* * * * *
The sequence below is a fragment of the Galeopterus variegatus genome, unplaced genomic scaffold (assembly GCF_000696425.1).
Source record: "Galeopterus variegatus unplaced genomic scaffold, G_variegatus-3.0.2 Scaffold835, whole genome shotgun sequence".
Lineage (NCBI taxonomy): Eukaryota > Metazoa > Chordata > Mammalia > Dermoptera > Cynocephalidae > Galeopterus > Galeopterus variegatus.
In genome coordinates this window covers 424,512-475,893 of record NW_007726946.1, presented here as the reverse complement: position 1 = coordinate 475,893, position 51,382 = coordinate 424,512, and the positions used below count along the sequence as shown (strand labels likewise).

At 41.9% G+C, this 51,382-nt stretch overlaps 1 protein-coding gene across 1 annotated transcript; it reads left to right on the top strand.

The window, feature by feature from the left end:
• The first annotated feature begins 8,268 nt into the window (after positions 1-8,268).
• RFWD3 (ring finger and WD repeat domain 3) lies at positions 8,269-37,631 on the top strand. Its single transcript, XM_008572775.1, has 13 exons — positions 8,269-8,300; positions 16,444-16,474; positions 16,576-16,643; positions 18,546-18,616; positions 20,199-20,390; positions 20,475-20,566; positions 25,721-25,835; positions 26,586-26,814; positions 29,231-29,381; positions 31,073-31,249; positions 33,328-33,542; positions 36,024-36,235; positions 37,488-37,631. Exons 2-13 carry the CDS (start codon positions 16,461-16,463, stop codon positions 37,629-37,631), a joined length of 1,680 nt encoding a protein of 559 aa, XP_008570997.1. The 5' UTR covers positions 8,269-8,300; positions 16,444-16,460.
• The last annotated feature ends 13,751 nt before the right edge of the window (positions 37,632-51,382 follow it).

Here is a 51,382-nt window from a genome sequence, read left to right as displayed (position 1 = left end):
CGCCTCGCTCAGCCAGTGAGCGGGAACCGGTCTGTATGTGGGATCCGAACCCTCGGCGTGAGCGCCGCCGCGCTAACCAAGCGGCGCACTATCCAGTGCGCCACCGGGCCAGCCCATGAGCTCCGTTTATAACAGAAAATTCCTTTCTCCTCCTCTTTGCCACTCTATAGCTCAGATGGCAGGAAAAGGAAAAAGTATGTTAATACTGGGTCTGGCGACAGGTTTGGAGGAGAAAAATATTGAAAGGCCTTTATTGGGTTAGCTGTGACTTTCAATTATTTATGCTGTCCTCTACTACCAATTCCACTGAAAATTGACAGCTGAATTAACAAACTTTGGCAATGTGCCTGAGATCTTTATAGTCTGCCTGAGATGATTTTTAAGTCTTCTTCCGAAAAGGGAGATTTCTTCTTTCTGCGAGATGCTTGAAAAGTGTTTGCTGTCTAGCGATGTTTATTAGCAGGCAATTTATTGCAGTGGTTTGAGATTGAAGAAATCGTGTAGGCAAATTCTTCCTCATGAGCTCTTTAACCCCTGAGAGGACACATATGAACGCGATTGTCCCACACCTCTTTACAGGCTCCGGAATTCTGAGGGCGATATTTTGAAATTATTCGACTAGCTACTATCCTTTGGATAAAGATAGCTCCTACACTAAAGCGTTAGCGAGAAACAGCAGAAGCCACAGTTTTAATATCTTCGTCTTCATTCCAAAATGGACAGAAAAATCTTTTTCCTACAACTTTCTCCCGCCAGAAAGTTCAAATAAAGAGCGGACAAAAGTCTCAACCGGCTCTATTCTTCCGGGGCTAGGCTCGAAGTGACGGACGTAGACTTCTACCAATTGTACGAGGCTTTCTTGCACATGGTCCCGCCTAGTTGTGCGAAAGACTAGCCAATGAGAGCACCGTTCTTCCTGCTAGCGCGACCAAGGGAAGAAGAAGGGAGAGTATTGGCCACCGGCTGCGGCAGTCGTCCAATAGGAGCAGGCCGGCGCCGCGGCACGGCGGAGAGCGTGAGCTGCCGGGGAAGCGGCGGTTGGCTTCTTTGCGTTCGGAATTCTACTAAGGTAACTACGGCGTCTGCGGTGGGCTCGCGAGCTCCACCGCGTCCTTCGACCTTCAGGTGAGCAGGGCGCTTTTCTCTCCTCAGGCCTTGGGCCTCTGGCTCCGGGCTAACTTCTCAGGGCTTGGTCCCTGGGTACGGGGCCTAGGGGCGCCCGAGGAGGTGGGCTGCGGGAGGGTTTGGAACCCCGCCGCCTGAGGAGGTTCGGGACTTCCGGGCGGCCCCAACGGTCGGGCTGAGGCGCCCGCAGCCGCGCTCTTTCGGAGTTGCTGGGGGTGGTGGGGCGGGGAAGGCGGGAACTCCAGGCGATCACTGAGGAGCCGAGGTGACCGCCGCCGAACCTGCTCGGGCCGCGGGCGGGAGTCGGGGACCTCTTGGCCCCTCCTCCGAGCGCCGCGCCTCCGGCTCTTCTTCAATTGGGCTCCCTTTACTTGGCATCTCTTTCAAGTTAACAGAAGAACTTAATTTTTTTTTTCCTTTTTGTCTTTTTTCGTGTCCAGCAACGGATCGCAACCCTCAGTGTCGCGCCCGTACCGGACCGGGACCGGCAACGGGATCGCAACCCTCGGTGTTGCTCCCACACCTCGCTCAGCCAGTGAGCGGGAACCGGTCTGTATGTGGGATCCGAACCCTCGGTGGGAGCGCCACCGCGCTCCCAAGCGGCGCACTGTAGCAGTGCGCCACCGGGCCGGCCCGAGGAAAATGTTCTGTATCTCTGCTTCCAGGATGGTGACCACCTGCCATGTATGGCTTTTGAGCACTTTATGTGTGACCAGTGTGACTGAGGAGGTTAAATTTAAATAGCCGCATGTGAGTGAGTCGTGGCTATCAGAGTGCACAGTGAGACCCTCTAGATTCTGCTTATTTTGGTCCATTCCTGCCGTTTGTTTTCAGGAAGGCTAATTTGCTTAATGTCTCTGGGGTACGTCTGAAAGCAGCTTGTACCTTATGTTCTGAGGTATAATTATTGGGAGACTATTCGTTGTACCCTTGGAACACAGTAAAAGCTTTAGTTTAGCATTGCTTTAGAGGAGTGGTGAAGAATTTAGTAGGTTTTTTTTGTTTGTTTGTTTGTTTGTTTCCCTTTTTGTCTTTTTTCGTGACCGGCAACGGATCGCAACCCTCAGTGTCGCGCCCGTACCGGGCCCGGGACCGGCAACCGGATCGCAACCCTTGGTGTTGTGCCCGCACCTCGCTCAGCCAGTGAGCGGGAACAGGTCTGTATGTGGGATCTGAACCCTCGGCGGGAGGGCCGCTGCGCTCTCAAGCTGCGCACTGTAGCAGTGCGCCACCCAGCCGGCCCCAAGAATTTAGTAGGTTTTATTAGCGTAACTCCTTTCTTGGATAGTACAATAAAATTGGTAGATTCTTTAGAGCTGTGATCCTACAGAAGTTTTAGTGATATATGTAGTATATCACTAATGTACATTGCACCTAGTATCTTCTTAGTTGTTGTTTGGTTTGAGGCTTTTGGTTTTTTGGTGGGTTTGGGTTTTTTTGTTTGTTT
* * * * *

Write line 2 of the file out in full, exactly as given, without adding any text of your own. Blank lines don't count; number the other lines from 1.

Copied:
Source record: "Galeopterus variegatus unplaced genomic scaffold, G_variegatus-3.0.2 Scaffold835, whole genome shotgun sequence".